US 41 Update
Firefighters of Northeast Wisconsin 3rd annual endeavor aims to take two startups into the next phase of growth
April 2013 $3.95
PRSRT STD US POSTAGE PAID PERMIT NO. 66 OSHKOSH, WI
First Business, in partnership with the Wisconsin Family Business Forum of the University of Wisconsin Oshkosh, is pleased to announce the Family Business First Awards of Northeast Wisconsin. Family businesses are the backbone of Northeast Wisconsin. Many of these businesses have a proven track record of success in terms of sales, innovation, economic impact, profits, and employment. And due to the nature of being a family business, many believe strongly in giving back to the communities in which they live. Family Business First Awards have been designed to give proper recognition to these important businesses.
Call for Nominations
by April 15, 2013
We are currently accepting nominations for the 2013 awards. Nominations can be made directly by the family business, or by any third party including accountants, attorneys, or customers. Eligible companies include: • Family owned and managed businesses with at least one location in one of the 18 Wisconsin Counties defined as “The New North” • Family businesses with a success story in sales, innovation, economic impact, profits, employment, and those that have built a reputation for being a good place to work • Family members are actively involved in the business • The family business has a history of giving back to the community or communities in which it operates
For details on the nomination process, go to
new north b2b April 2013
20 COVER STORY ❘ Firefighters of NE WI ❘ 3rd annual effort to improve two small businesses in the region
26 TOURISM ❘ Conference Upswing ❘ More weekday tourism resulting from new projects and proposals
30 TRANSPORTATION ❘ Construction Projects for 2013 ❘ An updated look at U.S. 41 construction in the region
32 HUMAN RESOURCES ❘ A Triple Winner ❘ Educational collaborative helps funnel student interns to employers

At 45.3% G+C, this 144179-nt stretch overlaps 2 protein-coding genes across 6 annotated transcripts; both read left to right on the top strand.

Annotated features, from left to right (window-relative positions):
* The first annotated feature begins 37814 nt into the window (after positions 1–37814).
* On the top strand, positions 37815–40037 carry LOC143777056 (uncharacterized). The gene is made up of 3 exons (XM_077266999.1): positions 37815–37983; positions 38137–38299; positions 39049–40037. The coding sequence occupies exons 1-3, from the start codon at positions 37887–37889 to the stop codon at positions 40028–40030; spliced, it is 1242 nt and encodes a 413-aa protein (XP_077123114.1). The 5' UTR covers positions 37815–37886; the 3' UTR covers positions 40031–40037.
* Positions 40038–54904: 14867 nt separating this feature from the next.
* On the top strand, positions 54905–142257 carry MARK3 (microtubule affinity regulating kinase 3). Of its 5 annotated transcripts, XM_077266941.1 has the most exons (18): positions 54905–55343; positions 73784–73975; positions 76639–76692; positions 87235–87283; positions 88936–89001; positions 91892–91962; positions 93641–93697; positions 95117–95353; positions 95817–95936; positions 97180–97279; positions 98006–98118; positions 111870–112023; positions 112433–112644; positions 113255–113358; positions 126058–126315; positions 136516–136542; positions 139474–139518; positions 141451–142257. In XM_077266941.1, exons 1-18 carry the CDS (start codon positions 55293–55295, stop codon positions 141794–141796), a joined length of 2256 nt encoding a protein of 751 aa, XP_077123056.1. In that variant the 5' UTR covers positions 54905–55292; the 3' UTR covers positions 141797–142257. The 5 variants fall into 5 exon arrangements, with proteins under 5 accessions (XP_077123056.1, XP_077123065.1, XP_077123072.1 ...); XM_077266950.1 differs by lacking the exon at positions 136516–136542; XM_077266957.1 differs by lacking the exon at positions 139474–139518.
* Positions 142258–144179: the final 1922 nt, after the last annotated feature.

On our Cover
4 From the Publisher 5 Professionally Speaking 6 Since We Last Met 10 Corporate Earnings 12 Build Up Pages 18 Around the Boardroom 19 Pierce Stronglove 36 Capitol Expense 38 Who’s News 44 Business Calendar 45 Advertiser Index 46 Key Statistics
Gary Vaughan of Guident Business Solutions serves his third tour of duty in B2B’s annual Firefighters of Northeast Wisconsin program.
NEW NORTH B2B l APRIL 2013 l 3
FROM THE PUBLISHER
Modifying our lowest standards
Minimum wage discussions need paradigm shift away from “should at least make...”
Sean Fitzgerald New North B2B Publisher 4 l NEW NORTH B2B l APRIL 2013
President Obama’s February campaign for a 25 percent increase to the federal minimum wage stirs up a number of discussions that seem to surface each time such an increase is proposed. Such occasions have been less frequent during the past three decades, but prior to 1981 they were regular occurrences. For the 20-year span from 1961 to 1981, the federal minimum wage increased every 12 to 18 months, taking it to points where it exceeded $10 an hour when adjusted for inflation to 2012 levels. But discussions about minimum wage focus around the concept of “an employee should at least make” rather than centering on the notion of “the absolute lowest an employee can be paid.” It’s a necessary paradigm shift that changes the standards of our lowest expectations for workers and reinforces the idea that more can be earned and lifestyle improvement can be attained by continually striving for greater results. Minimum wage isn’t intended to provide a comfortable lifestyle. Minimum wage isn’t intended to be a reward for someone complacent enough to continue to earn such a basic level of compensation year after year. Minimum wage is intended to be uncomfortable. It’s intended to drive an employee earning the bare minimum to work hard enough to earn more. I know I’m preaching to the choir, but business owners don’t realistically use minimum wage as a crutch to keep costs down. After 15-plus years covering business across Wisconsin and getting to know literally thousands of business owners, I honestly haven’t met a business owner who continues to pay a hard-working employee minimum wage for more than year. One simply couldn’t get away with it, nor would any business owner worth their salt want to hold a motivated employee to minimum wage. Despite the fact that Wisconsin and the U.S. aren’t experiencing the record unemployment lows of the early part of the 2000s, it’s still largely a job seekers’ market, where a hardworking, valuable employee earning minimum wage can seek a reasonable raise or move on to a different employer with relative ease if they don’t receive that raise. Market forces, particularly in northeast Wisconsin, dictate the lowest amount companies can pay their employees and still be able to deliver quality service and